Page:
Delgany is a luxury residential estate developed around the 1920s Desbrowe-Annear designed sandstone castle and set in 9 acres of park like gardens in Portsea.
There are 18 spacious residential apartments in the Delgany castle, 9 townhouses and 6 lifestyle houses spread throughout the grounds. The original sandstone garage has been converted into a fully equipped gymnasium with an adjacent outdoor heated pool.
All the residences in the complex are substantial with more than 250 square metres of living space, three or four bedrooms, and large outdoor entertaining areas. Reflecting the nature of the original castle structure, the individual dwellings are unique and full of character but with all the facilities you would expect in a modern luxury home.
The nine acres of gardens which are kept in pristine condition by a full time gardener, are punctuated with majestic moonahs and the traditional "Portsea" pines and provide residents a country estate ambience without any maintenance hassles.
In keeping with its position as a premium residential complex, Delgany also has a full time manager to ensure all common property is maintained to the highest standards.
The Delgany "castle" is a large limestone building with prominent castellated parapets and towers incorporating an eclectic mix of Gothic and Medieval elements.
It was designed by Harold Desbrowe Annear and built in 1925 as a large country house for Harold Armytage and his sisters (of Como fame) at a cost of 33,000 pounds. Desbrowe Annear saw the new residence which was constructed from Mount Gambier limestone, "as one that would be fitting for the magnificence of its position and would stand on the highest point - an eminence that overlooks both Port Phillip Bay and Bass Straits".
Harold Armytage intended Delgany to be the grandest of the country houses constructed at that time as rural retreats on the Mornington Peninsula by Melbourne's establishment families. An article from the March 1927 Australian Home Beautiful described Delgany in the words “And in due course there arose Castle Delgany on a point that Mr Armytage was fond of declaring the most favoured spot on the most beautiful peninsula in all Australia for a summer residence". Here to quote him, "the hot north winds of summer are tempered to coolness as they cross the bay. Within half an hour of sunset a southern breeze invariably appears and soothes all night to dawn. This is indeed a blessed spot".
Harold named the property Delgany after a small village in County Wicklow but sadly he died just after it was completed. Harold’s sisters lived at Delgany until the early 1940s.
During the Second World War, from 1942 to 1946, the house was used as the 62nd Australian Army Camp Hospital. In 1947 Delgany was sold to the Dominican Sisters who converted (and extended) the house for use as a deaf school with on-site dormitory facilities. The building was again sold in 1985, undergoing conversions to open in 1988 as a Peppers restaurant and luxury country retreat.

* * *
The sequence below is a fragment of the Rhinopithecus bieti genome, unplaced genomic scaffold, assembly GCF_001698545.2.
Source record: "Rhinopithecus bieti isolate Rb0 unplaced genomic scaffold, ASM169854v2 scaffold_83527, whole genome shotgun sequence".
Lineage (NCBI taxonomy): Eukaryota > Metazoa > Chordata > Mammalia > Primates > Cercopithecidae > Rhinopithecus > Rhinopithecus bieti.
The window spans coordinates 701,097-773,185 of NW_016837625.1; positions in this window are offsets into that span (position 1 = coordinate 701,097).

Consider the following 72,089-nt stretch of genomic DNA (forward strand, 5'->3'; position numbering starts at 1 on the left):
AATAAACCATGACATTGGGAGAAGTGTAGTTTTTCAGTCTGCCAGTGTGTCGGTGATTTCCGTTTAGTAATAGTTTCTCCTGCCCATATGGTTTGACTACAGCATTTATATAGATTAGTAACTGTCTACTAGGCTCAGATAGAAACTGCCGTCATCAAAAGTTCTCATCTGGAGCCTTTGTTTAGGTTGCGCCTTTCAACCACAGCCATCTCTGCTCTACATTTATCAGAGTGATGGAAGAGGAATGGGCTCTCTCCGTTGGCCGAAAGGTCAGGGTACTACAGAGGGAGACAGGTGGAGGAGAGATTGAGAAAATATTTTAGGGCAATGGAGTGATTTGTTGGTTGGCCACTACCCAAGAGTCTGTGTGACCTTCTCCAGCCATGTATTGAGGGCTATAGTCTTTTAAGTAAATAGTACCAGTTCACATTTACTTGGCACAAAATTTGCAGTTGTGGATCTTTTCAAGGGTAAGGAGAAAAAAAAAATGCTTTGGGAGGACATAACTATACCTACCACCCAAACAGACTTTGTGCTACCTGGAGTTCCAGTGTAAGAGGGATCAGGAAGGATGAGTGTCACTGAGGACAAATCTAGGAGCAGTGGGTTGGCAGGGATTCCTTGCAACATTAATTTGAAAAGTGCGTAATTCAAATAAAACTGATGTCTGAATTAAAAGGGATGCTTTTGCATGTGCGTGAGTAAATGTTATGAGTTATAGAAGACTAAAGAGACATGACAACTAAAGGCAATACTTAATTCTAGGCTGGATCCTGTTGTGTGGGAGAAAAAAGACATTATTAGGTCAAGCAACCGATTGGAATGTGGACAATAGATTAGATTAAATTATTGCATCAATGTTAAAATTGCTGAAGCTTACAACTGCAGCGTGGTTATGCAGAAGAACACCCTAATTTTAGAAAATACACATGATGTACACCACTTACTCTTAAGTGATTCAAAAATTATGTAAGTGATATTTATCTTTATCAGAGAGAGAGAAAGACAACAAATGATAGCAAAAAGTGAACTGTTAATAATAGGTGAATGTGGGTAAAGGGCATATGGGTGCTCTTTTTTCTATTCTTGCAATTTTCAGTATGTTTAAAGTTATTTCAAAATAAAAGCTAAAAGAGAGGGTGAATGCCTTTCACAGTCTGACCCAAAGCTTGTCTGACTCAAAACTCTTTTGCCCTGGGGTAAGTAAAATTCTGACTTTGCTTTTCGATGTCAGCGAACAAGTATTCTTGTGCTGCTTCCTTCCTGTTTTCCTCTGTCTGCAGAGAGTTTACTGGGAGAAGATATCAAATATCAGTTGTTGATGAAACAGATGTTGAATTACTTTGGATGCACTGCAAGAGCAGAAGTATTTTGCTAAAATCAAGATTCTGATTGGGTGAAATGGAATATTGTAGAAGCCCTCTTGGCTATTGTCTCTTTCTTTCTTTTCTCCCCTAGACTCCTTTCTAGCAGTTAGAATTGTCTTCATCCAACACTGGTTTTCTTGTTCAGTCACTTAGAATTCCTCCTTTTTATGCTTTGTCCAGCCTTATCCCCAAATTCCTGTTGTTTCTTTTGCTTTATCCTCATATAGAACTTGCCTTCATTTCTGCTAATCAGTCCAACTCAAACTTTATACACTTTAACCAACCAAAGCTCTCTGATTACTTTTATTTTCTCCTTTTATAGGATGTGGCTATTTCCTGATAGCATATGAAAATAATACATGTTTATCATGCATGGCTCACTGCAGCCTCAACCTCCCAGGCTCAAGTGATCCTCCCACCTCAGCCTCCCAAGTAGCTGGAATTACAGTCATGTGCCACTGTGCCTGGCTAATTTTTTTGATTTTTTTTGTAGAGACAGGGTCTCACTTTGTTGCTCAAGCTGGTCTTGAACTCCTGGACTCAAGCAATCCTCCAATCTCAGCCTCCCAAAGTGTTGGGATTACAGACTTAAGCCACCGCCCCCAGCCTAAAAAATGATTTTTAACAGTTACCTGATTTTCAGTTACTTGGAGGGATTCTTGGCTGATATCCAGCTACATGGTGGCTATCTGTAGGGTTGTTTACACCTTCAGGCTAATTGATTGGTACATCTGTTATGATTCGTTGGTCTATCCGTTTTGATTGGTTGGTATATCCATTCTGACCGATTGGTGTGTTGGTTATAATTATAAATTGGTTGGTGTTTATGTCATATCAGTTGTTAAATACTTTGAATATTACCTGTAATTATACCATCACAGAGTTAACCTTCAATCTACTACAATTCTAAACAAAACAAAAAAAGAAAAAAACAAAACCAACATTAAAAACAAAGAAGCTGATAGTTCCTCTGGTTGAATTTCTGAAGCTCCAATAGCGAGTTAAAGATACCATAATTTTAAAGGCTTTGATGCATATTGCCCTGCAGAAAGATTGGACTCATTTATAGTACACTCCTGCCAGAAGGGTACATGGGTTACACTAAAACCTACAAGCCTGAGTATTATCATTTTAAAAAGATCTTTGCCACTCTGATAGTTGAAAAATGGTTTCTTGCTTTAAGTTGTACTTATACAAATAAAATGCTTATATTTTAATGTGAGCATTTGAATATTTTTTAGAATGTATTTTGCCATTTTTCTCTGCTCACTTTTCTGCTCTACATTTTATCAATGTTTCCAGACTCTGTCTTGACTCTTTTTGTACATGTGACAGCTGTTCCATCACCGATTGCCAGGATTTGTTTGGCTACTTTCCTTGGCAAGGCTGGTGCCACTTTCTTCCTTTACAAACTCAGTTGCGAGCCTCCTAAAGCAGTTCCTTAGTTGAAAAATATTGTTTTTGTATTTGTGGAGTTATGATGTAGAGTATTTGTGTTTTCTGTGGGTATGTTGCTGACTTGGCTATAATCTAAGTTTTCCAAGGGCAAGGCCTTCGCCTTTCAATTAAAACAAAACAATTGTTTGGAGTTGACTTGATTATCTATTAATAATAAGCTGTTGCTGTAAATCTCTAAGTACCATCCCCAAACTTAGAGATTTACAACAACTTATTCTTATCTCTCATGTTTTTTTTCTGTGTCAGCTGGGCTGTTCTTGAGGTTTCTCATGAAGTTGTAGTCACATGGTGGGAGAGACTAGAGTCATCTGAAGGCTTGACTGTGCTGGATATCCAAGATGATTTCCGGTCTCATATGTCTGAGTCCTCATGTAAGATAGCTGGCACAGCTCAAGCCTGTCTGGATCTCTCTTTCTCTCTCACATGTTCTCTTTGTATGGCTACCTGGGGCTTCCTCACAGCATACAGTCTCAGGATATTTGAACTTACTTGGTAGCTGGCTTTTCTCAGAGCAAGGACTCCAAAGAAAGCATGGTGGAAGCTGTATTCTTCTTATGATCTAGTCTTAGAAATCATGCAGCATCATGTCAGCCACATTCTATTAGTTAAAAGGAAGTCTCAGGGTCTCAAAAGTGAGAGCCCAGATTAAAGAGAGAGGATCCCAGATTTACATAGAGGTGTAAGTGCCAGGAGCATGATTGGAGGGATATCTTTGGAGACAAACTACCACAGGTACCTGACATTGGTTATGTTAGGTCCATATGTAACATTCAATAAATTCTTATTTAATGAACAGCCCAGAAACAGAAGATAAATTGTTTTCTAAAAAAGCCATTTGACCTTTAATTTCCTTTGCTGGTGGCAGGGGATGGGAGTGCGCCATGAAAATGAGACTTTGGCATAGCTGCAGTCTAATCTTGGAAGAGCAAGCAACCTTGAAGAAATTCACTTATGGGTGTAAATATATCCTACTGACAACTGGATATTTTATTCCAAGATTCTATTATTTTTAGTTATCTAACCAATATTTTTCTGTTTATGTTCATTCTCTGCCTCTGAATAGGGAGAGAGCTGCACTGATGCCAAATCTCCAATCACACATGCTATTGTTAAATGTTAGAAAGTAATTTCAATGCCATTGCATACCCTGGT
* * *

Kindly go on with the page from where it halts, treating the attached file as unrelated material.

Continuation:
In 2006 a syndicate was formed to redevelop the country hotel into a housing and apartment complex with McGauran-Soon appointed as architects. This redevelopment was completed in 2008
Delgany is considered to be of historical and architectural significance to the State of Victoria and is heritage listed.
It is of architectural significance as an ambitious and unusual example of the later work of noted Victorian architect Harold Desbrowe Annear and is considered to be the most ambitious and spectacular of the ten or so Mornington Peninsula houses designed (or upgraded) by him.
Delgany is of historical significance for its association with the prominent Armytage family, and with Harold Armytage in particular. Although his ownership of the property was brief, Harold was the driving force behind the construction of the castle and its establishment as a large and distinctive seaside residence in an area noted for substantial rural retreats.
Delgany is also of historical significance as it demonstrates the importance of status to the Victorian wealthy establishment families in the first part of the 20th century. Delgany like other prominent holiday houses in the area was an expression of this status. While the house and grounds were grand, the garage which is a prominently placed and well designed building, would have also emphasised status strongly in the 1920s when car ownership was limited and generally to those with a higher income. Additionally the garage is an expression of the leisure lifestyle that the house provided and which car ownership would have assisted in accessing.
The other area of Delgany's historical significance is its role in the education and care of the physically handicapped in Victoria due to its association, from the 1940s to the 1980s, with the Dominican Sisters St Mary's School for the Deaf and Dumb. The latter was a major initiative of the Catholic Church at the time, and when it opened was the only Catholic boarding school for deaf children in Australia. The form that Delgany takes today is a result of major additions made during the Dominican Sisters' ownership.